"Trump would be impeached the next day if he tried to remove Mueller," former federal prosecutor John Lauro told CNBC on Monday, soon after the news of the indictments and the guilty plea hit.
There's little evidence from Trump's previous comments on the structure of the government that he understands why people would take such a step so seriously, however. After all, this is a president who called the system of checks and balances "archaic," who doesn't support the idea of a free press, and who saw no issue in firing an FBI director investigating his own campaign. On the other hand, with Congress still entirely under Republican control, there's no guarantee that even a step like that would lead to Trump's impeachment.
"Should Trump fire Mueller, it would provoke political outrage," Shane says. "What we don't know is whether that outrage would change the political calculus for any Republicans still keeping their discomfort with Trump to themselves."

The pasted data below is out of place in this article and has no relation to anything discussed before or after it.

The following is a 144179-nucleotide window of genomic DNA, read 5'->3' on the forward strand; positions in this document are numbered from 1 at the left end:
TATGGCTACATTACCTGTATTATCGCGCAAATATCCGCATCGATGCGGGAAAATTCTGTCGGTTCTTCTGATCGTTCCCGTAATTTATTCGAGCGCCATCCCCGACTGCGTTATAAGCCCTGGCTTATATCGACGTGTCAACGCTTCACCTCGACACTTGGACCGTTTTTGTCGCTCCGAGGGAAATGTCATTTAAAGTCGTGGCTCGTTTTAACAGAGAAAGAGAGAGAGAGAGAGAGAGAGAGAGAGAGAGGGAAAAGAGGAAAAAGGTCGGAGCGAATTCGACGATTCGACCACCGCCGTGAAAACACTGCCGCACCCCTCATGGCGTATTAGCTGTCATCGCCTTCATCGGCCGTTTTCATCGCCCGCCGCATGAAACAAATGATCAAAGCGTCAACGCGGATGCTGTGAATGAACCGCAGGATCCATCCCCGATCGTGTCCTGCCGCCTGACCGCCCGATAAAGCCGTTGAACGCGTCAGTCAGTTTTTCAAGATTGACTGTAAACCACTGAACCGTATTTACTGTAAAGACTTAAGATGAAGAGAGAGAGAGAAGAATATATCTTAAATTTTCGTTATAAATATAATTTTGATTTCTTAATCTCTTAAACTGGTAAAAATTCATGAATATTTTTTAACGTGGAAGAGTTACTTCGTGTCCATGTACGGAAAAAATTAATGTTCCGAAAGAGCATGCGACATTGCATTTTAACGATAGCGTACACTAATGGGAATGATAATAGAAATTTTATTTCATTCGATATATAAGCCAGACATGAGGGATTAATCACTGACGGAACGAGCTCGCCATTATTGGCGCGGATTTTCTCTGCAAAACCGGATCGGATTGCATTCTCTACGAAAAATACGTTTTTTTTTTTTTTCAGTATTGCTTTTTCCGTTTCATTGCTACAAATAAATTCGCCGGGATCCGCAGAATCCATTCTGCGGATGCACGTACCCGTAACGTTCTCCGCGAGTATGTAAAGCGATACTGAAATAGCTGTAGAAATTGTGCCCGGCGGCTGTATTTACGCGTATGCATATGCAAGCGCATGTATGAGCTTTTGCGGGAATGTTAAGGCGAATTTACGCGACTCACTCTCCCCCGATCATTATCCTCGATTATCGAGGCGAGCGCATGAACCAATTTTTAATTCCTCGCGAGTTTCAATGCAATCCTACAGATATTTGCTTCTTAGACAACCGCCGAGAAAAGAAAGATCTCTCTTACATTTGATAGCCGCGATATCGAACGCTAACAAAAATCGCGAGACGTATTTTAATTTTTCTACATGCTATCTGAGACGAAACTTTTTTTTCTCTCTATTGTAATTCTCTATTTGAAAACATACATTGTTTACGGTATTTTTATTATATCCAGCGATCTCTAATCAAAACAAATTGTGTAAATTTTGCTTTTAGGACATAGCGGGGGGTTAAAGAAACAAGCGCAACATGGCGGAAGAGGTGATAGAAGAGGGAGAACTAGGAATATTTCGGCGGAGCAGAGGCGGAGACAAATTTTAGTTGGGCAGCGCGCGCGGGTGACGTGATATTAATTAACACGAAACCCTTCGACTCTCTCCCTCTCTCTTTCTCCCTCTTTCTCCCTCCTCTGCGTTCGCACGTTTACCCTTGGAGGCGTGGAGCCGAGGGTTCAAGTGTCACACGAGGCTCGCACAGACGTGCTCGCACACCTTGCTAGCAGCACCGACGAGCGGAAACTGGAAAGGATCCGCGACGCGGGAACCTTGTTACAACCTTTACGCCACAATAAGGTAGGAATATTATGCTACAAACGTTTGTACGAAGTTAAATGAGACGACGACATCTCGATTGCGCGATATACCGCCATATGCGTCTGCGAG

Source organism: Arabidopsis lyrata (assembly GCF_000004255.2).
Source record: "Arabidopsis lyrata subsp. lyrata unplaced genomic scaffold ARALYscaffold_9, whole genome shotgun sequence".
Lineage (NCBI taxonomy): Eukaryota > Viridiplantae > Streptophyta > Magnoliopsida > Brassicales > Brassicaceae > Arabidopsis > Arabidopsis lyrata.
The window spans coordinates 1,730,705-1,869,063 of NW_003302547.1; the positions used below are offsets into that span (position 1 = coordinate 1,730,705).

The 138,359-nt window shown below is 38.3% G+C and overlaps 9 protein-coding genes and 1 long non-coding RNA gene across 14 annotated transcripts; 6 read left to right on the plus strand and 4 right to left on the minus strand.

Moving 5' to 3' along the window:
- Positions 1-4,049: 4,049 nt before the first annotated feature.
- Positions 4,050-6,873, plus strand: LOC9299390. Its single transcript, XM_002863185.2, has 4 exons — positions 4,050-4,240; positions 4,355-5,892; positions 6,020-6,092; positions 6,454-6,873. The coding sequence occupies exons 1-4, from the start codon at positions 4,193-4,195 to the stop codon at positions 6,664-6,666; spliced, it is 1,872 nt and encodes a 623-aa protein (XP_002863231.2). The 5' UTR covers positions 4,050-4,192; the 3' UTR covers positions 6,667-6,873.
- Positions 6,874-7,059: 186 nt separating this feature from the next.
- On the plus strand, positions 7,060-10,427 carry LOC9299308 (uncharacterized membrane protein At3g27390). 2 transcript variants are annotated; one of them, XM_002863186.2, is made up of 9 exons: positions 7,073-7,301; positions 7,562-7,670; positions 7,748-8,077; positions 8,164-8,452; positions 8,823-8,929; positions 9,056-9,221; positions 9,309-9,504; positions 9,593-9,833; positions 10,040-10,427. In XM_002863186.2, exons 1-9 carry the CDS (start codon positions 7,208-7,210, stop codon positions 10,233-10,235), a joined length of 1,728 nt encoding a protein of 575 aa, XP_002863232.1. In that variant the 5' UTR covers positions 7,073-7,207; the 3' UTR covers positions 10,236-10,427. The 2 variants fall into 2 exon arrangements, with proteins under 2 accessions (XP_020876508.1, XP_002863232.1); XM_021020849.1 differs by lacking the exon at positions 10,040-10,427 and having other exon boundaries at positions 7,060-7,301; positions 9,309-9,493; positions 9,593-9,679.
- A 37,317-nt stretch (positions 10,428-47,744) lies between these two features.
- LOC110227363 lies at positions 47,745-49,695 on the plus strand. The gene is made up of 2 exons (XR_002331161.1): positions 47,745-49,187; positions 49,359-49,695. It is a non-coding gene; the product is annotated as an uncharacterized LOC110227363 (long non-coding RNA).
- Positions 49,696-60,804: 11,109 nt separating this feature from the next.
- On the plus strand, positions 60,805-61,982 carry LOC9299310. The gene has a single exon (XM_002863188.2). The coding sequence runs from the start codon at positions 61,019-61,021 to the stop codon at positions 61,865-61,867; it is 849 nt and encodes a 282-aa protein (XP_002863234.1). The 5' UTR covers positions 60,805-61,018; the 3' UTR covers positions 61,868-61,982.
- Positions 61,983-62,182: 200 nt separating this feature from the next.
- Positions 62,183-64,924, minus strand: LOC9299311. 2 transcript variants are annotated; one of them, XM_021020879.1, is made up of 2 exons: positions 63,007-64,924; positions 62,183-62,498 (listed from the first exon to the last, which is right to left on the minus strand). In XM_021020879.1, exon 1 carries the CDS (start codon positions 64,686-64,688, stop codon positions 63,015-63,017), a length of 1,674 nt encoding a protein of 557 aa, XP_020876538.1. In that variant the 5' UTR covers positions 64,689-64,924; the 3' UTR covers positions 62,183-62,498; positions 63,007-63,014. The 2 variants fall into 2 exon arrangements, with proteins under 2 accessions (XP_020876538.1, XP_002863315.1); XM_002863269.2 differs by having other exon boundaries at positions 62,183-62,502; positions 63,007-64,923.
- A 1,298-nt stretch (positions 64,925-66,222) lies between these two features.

There are still many directions that Mueller's investigation could go, and many ways that Trump could choose to deal with it. Even if Trump didn't fire Mueller, the investigation could uncover any number of other infractions that could also bring Trump's presidency to a premature end, from actual collusion with Russia to obstruction of justice. A quick glance at his Twitter feed reveals that Trump knows that he's not safe — and either his past or his hypothetical future misconduct, if it follows his well-worn previous paths, could send him on a quick trip out of the White House.